Reply 20, posted (5 years 10 months 2 weeks 6 days 15 hours ago) and read 9698 times:

Quoting VinnieWinnie (Reply 19):
What is a Check-Airman exactly? And what does he do?

A Check Airman, at least at my company, is in charge of routine and initial checkrides.

Every 6 months our Captains have to go on a check ride with a Check Airman and pass it, there is a basic oral test and flight test that covers a stall series, steep turns, non-precision approaches, ILS approaches and a single engine approach along with a simulated engine failure after takeoff(they pull it to idle).

The FO's do just about the same test, just every 12 months if they want to stay in the airplane. Initial check rides have the same flight portion for new FO's as well but have a deeper oral portion since they are new to the plane. A Check Airman cannot give a type rating, that is up to a Designated Examiner, which is the next blessing you can get from the FAA.

Sometimes the plane is taken out on a maintenance test flight or flown for dedicated training, but most of the time, check rides are done on a 91 leg after a trip at my company.

At a place like a major airline, the Check Airman may just do a line check, making sure the pilot does what he is supposed to do on a normal flight.

[Edited 2008-09-11 06:48:16]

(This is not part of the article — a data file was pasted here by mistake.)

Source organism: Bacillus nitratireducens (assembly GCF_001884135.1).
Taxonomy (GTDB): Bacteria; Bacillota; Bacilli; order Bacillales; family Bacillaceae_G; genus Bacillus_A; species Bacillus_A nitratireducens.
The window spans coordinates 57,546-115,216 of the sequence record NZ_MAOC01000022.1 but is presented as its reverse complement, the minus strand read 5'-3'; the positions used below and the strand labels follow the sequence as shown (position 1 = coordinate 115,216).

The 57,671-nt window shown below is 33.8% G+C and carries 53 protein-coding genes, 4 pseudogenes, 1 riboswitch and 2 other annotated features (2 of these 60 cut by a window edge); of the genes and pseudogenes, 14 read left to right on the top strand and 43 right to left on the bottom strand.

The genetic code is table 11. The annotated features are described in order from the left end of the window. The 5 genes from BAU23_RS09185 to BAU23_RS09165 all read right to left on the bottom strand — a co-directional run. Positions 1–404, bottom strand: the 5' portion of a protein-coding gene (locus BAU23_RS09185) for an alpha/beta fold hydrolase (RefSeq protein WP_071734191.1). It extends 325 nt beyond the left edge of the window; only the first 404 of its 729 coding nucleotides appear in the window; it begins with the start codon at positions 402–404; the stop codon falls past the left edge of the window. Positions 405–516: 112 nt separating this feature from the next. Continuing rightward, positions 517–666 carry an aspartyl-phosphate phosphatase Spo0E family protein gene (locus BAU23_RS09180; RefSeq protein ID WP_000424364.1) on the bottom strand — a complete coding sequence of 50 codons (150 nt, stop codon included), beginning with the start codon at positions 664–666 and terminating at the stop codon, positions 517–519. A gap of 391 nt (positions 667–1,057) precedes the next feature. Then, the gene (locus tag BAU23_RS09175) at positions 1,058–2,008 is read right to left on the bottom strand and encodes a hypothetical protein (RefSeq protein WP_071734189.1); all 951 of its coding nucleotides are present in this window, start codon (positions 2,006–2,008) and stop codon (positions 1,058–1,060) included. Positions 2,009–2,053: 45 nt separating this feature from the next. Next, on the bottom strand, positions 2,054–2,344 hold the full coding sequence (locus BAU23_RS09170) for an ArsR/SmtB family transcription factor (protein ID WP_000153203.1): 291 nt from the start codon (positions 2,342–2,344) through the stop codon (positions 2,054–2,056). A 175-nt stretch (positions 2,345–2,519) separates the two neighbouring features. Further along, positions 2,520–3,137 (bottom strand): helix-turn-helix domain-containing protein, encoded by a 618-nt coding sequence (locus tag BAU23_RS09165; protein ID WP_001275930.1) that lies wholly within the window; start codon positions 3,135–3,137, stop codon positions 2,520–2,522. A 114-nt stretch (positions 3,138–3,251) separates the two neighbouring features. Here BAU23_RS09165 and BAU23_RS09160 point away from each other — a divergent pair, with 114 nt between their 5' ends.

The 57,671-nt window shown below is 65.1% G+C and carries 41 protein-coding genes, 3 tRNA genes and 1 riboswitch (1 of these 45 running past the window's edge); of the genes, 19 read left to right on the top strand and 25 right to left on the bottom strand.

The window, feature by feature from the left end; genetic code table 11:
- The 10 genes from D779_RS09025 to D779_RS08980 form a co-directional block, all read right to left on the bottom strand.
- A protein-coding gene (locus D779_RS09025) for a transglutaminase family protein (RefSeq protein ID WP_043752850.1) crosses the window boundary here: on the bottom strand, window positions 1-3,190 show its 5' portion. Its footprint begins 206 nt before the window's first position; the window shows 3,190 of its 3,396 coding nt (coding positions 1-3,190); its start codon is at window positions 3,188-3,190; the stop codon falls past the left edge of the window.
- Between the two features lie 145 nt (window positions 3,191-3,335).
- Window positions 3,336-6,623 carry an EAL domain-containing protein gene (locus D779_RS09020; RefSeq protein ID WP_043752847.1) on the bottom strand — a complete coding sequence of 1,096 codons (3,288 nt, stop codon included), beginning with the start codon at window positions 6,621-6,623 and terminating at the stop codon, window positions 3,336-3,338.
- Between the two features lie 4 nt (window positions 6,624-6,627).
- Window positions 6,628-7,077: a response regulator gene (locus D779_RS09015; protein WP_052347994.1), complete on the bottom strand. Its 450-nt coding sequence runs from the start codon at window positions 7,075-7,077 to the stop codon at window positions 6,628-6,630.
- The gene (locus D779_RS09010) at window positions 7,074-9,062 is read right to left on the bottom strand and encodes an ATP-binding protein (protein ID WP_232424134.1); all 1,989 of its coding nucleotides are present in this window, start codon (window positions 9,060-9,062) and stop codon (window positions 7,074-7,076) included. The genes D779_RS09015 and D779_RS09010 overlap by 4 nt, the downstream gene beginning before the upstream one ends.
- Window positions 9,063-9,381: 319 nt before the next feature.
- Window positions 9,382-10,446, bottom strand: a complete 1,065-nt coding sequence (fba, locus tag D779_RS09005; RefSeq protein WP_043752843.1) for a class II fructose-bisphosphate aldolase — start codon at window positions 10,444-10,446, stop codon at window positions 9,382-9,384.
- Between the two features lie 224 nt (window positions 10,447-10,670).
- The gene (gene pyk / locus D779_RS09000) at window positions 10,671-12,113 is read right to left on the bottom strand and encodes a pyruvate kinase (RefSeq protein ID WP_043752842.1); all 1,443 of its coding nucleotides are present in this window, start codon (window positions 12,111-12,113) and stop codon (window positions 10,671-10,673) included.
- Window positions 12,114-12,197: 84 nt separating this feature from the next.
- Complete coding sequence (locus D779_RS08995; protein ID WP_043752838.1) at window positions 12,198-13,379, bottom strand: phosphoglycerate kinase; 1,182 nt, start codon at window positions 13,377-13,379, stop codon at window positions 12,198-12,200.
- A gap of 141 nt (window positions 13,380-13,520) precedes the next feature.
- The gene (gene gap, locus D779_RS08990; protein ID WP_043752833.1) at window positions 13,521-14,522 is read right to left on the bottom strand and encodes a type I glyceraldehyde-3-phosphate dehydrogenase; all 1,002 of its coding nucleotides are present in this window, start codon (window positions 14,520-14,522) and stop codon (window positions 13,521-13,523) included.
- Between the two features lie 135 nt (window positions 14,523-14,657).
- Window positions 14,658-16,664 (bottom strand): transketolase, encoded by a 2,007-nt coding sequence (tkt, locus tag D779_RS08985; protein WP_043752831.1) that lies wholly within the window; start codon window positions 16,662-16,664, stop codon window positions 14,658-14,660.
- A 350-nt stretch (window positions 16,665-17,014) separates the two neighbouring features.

Too lazy to work, too scared to steal!
User currently offlineBigSaabowski From United States of America, joined Jul 2008, 150 posts, RR: 0
Reply 21, posted (5 years 10 months 2 weeks 6 days 11 hours ago) and read 9667 times:

With larger planes, all checks with the exception of a line check are conducted in a simulator. At my airline, both Captains and FOs have to pass a check ride every 12 months, and have a Line-Oriented Flight Training session(LOFT) every 12 months. That way there is some kind of simulator event every 6 months. Captains also have to pass an annual line-check, where a Check Airman sits in a jumpseat during a revenue flight.

Quoting 707jetclipper (Reply 15):
I appreciate everybody's responses so far. Something that reading them has made me wonder, however, is what the maximum amount of flying hours allowed per month as well as per day are without and with overtime in the United States.

In a U.S. 121 airline (scheduled), there is a limit of 8 block hours a day for domestic flights, 30 a week, 100 a month, and 1000 a calendar year.